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The 85-year-old entrepreneur hasn’t stopped creating projects, either. Most recently, she handled the interior design of a special edition of a yacht in the Invictus yard, in collaboration with Italian yacht designer Christian Grande. From her abode in the heart of Rome, she also runs AFV (Anna Fendi Vini) with Giuseppe Tedesco, her life companion. Of AFV, she explains: “I wanted to personalise them with unusual names such as Flanella, Plissè Soleil or Negligè – all tributes to my legacy of a life in fashion. AFV: The Art of the Table is a collection of refined plates in porcelain inspired by geometry, as well as glass vases and objects in Murano glass; it’s my latest creature, of which I am very proud.”The charming entrance of the house is decorated with sculptures by Oliviero Rainaldi, Andrea Cascella and Oliviero Manca. “I always decorate my residences with my favourite artists and unusual pieces,” she explains. “Like the 19th-century teapots I’ve been collecting all my life, proudly displayed in the old family library, or the mosaic portrait of Guglielmo Marconi, inventor of the radio, found at a bric-à-brac shop in Venice.”In the spacious living room, circular-shaped sofas adapt to the two libraries, while old armchairs recycled from other houses are upholstered with blue-grey velvet, as are a coffee table and chairs from her mother’s house. The effect is that of a very cosy corner that’s ideal to admire the majestic views of Saint Peter’s Basilica and other Roman treasures, framed by the green trees, through the large windows.“Every object in my house has a story; it’s what I like the most,” she says. “I made the patchwork cover over the sofa with remnants of vair fur and the black-panther pillows on the sofas come from a discontinued fur coat of a client in respect of animal rights. I bought the Austrian table during a trip to Vienna, along with the chequerboard, as well as the 45 and 78 RPM records that I go around searching for in the flea markets to play on the old Plexiglas record player, which reminds me of the beloved old times. And the two deco chairs, bought when I was very young at the Florentine antique dealer Giovanni Bruzzichelli, follow me in all my houses. I believe they bring me good luck. The patchwork jute rug is my homage to [Alberto] Burri, an artist who I love very deeply.”Celotex decorates the wing that separates the living room from the dining room, along with an early-period Mario Ceroli and an Andy Warhol on ceramic. The dining room is definitely the most representative of her world, as suggested by her latest collections. “I wanted to create a retro atmosphere, so I chose an oval crystal and mirror table, and I upholstered deco chairs in black leather with abstract motifs,” she says. “I am very proud of my Géométrie total-black plates and my Romeo and Juliet double-use reversible Murano flutes, executed with an antique technique dating from the 18th century. Every day, I love preparing the table with a different pièce de resistance from my collection.”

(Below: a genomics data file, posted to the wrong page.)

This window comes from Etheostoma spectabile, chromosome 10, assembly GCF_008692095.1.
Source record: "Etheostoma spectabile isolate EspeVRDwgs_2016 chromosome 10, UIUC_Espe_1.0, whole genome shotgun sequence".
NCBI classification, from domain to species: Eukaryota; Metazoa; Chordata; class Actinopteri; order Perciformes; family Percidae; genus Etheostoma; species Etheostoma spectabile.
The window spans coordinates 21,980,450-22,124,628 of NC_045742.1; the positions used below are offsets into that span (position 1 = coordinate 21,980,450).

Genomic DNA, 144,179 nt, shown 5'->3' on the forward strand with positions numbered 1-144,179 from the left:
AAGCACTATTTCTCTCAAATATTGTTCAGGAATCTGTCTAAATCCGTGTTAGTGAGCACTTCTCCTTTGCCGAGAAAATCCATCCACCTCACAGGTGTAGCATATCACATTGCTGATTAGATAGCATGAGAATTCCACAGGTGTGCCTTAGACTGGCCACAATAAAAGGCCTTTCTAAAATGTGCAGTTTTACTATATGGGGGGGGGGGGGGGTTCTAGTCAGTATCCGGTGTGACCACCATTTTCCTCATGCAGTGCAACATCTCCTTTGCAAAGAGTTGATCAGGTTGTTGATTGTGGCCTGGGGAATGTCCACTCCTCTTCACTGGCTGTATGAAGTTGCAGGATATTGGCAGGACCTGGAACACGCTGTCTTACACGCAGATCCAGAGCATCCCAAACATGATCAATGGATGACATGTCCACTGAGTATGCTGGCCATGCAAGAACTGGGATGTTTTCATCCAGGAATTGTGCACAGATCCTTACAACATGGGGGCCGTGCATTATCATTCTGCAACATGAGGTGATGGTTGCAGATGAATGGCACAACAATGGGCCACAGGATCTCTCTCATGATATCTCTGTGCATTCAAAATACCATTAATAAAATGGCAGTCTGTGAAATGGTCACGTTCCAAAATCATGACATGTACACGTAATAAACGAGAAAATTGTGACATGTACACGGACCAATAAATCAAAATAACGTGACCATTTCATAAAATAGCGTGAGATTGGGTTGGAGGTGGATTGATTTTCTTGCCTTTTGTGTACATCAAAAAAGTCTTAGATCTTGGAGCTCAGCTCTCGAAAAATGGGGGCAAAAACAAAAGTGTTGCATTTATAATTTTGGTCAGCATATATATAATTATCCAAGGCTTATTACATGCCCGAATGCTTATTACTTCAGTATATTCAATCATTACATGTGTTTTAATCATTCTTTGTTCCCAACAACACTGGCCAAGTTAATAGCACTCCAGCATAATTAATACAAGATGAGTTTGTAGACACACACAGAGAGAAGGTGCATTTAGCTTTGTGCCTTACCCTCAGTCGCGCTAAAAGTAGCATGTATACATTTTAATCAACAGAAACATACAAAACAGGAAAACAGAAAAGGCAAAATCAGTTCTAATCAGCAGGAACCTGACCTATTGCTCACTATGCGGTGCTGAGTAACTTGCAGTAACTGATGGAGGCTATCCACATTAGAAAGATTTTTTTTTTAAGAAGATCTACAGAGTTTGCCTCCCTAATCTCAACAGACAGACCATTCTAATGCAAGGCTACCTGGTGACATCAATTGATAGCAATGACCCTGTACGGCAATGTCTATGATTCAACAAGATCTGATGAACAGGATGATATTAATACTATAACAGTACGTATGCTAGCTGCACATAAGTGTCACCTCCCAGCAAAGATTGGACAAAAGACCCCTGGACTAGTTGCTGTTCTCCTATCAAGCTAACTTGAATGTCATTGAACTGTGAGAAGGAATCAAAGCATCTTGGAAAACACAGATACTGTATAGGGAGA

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A deco console, two mirrors by Michelangelo Pistoletto and Giulio Paolini, two sconces with the fasce symbol discovered at a junk dealer and the showcases full of crystals – everything creates an incredible atmosphere. A long corridor that takes guests to the private area is decorated with copper works of art by Ricciardi and sketches by Karl Lagerfeld, among which is a dress designed for her, dedicated to her daughter Ilaria. “They represent great memories for me,” she professes. “Since Karl and I met in 1965, a great story of respect, admiration, complicity and creativity started – and he brought us to the moon.”
This story originally appeared in our October 2018 issue.
Photography: Gianni Franchellucci for Living Inside